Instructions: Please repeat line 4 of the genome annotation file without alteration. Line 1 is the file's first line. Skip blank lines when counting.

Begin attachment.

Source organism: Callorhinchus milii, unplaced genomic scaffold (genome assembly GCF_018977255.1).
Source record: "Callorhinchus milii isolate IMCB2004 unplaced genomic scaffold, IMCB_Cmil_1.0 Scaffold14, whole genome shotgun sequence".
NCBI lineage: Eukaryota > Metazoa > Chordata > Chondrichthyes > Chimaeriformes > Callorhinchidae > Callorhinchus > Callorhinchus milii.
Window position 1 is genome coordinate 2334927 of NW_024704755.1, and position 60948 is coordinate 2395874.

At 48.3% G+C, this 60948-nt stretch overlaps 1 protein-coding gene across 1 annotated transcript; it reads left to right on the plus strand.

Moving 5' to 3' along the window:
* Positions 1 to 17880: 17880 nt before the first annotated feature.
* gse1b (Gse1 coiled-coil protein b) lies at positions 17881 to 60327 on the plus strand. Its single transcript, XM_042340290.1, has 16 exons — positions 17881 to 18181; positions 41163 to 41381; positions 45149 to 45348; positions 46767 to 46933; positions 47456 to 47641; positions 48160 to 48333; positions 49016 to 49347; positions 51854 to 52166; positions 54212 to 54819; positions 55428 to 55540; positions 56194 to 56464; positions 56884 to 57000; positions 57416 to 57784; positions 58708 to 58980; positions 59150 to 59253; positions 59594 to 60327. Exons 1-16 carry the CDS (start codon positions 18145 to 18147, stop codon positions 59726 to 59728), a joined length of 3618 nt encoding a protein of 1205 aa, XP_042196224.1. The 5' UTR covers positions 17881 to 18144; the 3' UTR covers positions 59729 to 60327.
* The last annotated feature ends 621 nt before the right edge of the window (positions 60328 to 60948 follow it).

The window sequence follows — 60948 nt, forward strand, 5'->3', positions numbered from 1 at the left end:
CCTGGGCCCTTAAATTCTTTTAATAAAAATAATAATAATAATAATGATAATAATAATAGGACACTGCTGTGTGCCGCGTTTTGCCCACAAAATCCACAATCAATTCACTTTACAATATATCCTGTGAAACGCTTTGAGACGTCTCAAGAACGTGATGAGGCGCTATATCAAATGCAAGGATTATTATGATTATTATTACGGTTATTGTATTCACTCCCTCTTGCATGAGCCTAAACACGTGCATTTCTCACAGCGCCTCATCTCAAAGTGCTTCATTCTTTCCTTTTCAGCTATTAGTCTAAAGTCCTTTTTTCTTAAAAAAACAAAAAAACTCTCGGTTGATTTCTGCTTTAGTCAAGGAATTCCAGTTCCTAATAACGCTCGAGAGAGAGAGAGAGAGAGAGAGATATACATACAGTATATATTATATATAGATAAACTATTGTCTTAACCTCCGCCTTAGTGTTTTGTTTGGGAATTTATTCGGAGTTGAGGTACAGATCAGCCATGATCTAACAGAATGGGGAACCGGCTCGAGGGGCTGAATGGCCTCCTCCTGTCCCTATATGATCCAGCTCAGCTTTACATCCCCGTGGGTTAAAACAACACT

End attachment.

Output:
Window position 1 is genome coordinate 2334927 of NW_024704755.1, and position 60948 is coordinate 2395874.